The opinion issued today by U.S. District Court judge Emmet Sullivan doesn’t actually say that the country’s biggest office supply chain, Staples, can’t acquire the #2 office supply chain, Office Depot. As the Federal Trade Commission requested, the judge granted a preliminary injunction stopping the merger. That prevents the companies from merging until the FTC is done with their administrative antitrust case, but representatives of the two companies previously said that they would break the engagement if the FTC prevailed. [More]
It was fabulous news for bargain-hunters when Walmart announced a change to its price-matching policy, allowing shoppers to bring in listings from popular online retailers as long as the items are identical. When some shoppers formulated an evil-genius plan to use fake third-party seller Amazon listings to buy PlayStation 4s for less than 25% of the sticker price, the wording of the original policy technically allowed this to happen. Walmart has responded by changing their policy. [More]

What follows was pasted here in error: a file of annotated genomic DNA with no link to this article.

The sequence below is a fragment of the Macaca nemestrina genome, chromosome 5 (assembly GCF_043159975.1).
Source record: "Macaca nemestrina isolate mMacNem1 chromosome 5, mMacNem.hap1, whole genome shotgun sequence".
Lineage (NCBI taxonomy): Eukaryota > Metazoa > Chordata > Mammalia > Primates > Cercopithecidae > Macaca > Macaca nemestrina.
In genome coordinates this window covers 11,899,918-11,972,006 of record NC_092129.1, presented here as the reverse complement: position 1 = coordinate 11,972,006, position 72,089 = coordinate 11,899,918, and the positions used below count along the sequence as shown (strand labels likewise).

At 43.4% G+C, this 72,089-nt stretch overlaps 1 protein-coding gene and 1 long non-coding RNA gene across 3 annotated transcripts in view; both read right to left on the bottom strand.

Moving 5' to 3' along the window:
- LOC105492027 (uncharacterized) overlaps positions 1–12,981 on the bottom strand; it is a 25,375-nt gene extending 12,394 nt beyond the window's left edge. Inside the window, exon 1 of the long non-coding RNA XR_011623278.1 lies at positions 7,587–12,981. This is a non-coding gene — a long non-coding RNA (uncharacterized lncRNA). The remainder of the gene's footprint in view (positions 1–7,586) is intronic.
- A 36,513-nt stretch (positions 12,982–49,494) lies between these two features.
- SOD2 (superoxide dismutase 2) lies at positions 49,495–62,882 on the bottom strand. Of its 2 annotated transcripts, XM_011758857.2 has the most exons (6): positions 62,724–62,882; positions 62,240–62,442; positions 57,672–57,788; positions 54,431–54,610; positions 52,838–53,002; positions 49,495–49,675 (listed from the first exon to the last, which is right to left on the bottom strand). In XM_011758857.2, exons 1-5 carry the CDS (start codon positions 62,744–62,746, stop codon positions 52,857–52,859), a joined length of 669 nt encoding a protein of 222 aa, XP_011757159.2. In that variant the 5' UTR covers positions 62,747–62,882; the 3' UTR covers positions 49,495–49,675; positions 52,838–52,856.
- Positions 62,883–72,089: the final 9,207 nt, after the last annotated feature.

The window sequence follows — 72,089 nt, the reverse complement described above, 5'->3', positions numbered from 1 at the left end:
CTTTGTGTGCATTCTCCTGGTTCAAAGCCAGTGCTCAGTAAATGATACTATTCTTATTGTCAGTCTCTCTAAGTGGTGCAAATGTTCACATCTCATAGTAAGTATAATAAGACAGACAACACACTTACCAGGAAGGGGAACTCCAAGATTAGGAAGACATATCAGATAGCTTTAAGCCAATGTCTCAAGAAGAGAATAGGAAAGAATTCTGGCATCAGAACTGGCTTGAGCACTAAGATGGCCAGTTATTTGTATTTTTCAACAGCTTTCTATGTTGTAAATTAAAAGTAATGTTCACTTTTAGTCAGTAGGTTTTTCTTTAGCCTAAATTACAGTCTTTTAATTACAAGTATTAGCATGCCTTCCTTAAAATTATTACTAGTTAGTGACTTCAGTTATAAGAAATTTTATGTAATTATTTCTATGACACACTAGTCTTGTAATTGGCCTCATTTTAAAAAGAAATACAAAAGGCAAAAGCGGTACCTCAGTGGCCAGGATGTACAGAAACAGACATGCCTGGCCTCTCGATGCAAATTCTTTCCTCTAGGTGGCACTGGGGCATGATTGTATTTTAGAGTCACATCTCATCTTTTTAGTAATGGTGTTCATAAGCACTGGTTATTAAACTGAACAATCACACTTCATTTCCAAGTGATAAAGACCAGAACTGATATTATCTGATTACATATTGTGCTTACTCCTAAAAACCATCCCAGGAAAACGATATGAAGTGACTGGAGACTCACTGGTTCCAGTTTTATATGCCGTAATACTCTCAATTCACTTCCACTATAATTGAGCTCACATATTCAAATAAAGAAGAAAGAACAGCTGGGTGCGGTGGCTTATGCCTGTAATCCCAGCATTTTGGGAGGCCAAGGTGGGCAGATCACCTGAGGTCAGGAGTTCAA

The Jonathan’s Card social experiment is over. The experiment proved that someone will always come along and ruin anything that’s fun. Since July, the entire world has shared one Starbucks stored-value payment and rewards card, which originally belonged to a guy named Jonathan. People from all over bought coffees using the card, sneaked part of its balance over to their own cards, refilled the card, and followed the card’s fortunes on Twitter. It’s all over now: Starbucks deactivated the card on Friday evening over fraud concerns. Specifically, an automated script that steals from the card.